To date, more than 15 million Americans have been infected with the virus that causes COVID-19. While the vast majority survive the acute illness, many are at risk for experiencing long-term, acute neurologic symptoms afterward, such as encephalitis, stroke and seizure.

Yet more and more, even survivors without acute neurologic symptoms are reporting NPS from their illness. Interestingly, the incidence and factors that influence the development of long-term NPS are unknown.

What is known is that infection triggers a systemic pro-inflammatory response termed a “cytokine storm,” or an uncontrolled release of pro-inflammatory molecules. But the consequences of uncontrolled systemic inflammation on the brain and the link to long-term NPS after COVID-19 is also unknown.

The research team believes this work is critical to solving the puzzle and enhancing the health of millions of COVID-19 survivors.

“Men and women have very different immune responses to infection, and this is one of the first studies to examine the immune response and how it changes over time in the COVID-19 disease,” McCullough said. “If we can identify early biomarkers that predict later cognitive outcomes, we may be able to intervene to prevent long-term consequences of COVID-19.”

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The Phillips Curve: What Does It Tell Us About Inflation?

  The Phillips Curve has come back into the spot light. U.S. inflation level is running high this year, with several major consumer price barometers soaring faster than they have in years. Every major official measurement of inflation has surged in 2021,.





The Phillips Curve has come back into the spot light.

U.S. inflation level is running high this year, with several major consumer price barometers soaring faster than they have in years.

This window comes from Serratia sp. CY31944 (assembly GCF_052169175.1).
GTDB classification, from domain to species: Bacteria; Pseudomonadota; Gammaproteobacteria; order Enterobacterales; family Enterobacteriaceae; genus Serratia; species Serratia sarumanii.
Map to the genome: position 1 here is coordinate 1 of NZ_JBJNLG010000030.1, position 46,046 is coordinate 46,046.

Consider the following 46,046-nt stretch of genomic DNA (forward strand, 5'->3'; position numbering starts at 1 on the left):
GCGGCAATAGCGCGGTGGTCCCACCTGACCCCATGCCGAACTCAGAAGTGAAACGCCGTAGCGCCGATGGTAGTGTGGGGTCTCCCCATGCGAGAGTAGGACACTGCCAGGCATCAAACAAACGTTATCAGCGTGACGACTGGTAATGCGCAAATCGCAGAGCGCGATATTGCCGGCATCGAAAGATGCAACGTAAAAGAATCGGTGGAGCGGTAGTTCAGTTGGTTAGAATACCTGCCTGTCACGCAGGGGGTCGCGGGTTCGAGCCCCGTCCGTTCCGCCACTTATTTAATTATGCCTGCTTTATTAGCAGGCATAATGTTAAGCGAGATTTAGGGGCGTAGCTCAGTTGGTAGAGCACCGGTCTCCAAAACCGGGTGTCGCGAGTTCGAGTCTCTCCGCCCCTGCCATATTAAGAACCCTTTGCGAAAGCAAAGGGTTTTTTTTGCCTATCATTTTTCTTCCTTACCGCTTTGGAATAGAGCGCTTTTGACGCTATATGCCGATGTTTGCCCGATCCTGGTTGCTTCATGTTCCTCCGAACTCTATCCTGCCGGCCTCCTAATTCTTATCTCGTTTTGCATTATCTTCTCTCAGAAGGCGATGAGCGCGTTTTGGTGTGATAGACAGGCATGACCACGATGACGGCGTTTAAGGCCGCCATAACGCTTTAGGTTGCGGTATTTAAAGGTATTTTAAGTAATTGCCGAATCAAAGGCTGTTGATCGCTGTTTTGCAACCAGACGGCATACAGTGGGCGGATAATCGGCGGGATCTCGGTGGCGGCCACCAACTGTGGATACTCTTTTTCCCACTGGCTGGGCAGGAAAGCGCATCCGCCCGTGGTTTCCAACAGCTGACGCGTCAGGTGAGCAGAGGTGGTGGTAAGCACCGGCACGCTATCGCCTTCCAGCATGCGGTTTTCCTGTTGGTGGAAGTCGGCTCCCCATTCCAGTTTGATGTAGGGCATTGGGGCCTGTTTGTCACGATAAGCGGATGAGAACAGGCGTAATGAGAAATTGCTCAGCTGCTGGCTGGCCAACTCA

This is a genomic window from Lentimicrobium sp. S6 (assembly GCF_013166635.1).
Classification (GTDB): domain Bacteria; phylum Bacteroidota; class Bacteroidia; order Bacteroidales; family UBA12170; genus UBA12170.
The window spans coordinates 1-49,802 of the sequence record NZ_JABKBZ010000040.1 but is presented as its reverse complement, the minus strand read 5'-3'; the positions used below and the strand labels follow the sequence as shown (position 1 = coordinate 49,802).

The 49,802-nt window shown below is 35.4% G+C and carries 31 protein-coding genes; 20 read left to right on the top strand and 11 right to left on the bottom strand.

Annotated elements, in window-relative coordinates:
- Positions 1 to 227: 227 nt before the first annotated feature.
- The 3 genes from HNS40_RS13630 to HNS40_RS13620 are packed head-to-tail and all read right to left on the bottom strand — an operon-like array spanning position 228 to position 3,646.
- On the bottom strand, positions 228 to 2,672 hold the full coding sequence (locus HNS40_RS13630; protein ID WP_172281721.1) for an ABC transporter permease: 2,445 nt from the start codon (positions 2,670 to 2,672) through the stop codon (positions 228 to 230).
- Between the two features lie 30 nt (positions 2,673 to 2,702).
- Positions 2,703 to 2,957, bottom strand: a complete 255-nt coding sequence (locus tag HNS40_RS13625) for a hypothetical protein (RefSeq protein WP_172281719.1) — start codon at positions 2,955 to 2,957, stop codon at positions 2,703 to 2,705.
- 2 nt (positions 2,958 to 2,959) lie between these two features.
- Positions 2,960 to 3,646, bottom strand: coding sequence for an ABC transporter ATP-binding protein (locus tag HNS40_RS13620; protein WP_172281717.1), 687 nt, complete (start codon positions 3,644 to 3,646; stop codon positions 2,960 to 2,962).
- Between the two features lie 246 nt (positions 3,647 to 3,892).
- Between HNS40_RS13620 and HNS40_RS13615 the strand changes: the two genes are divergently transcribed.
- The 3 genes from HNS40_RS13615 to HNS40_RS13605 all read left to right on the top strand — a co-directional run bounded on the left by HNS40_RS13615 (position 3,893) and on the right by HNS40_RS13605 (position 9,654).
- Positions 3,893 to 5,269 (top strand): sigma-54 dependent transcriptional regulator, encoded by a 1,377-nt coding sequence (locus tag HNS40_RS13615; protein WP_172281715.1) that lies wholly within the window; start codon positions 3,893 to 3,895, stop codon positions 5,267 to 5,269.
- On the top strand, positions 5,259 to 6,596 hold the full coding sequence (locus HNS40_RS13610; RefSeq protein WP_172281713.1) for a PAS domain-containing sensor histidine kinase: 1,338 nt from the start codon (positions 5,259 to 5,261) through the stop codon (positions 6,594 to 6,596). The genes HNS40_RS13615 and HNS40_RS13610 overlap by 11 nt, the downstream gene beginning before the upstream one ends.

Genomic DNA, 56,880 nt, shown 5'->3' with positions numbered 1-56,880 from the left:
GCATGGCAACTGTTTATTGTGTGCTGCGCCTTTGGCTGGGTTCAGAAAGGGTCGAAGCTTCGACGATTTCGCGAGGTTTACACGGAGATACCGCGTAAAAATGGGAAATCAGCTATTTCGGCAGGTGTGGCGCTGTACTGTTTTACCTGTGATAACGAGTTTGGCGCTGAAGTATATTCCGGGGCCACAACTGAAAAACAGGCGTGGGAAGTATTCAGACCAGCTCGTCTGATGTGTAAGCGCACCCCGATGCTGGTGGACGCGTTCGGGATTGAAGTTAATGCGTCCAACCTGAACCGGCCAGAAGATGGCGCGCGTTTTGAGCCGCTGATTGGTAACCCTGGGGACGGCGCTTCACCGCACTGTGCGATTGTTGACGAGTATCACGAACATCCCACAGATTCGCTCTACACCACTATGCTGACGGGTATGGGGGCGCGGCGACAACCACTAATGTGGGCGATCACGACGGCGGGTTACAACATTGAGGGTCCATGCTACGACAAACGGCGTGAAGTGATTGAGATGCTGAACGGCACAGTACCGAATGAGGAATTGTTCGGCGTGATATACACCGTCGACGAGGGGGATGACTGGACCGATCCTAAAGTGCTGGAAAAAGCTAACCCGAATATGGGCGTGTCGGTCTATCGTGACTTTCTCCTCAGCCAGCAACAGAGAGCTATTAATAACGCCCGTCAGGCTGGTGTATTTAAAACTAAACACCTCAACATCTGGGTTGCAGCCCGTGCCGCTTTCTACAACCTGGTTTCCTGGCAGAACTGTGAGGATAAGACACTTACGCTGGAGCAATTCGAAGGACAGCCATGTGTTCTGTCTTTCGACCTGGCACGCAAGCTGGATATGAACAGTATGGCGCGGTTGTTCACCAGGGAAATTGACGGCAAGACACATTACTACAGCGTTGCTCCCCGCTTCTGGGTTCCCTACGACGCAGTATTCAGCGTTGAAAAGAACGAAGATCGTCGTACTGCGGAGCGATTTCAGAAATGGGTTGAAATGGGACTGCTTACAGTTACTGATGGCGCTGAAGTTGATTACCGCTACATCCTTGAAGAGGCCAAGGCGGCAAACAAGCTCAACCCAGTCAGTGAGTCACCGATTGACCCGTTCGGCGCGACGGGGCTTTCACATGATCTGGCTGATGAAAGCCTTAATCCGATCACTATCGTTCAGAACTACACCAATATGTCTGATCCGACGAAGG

Every major official measurement of inflation has surged in 2021, particularly the consumer price index (CPI).

According to recent data released by the Labor Department, the cost of living has swelled 5.4% in the past year to mark the biggest increase since January 1991.

Food, furniture and rent costs are ballooning as a shortage of goods stemming from supply chain troubles and a limited supply of housing combined to trigger inflation.

Economists seem to have an answer on their hands: As the job market continues to recover from the Covid-19 pandemic, inflation is also picking up.

Today, we are going to discuss a very important concept known as the Phillips curve, which highlights the inverse relationship between unemployment and inflation.

We will tell you more about this curve, why it plays a crucial role in mainstream economics and why it draws a great deal of criticism.

The Phillips curve

The Phillips curve is a curve that shows the inverse relationship between unemployment, as a percentage, and the rate of inflation.

This curve was pioneered by William Phillips first in his paperThe Relation between Unemployment and the Rate of Change of Money Wage Rates in the United Kingdom, 1861-1957,” in 1958.



The curve has been essential in developing the mathematical models used by the U.S. Federal Reserve and other central banks as they analyze macro-economic policy.

What William Phillips derived from his study

William Phillips was a New Zealand economist whose résumé included stints as a secret radio operator in a Japanese prisoner-of-war camp, as well as hunting crocodiles and working at a gold mine in Australia.

In his 1958 paper, Phillips showed that during the period between 1861 to 1957 the United Kingdom unemployment rate and wage inflation were negatively correlated.

He reasoned that when rate of unemployment is high, employers rarely hike wages, if they do so at all, because workers are easy to find.

However, when unemployment is low, employers raise wages faster because they have trouble luring workers. Inflation in wages soon leads to an increase in the prices of goods and services.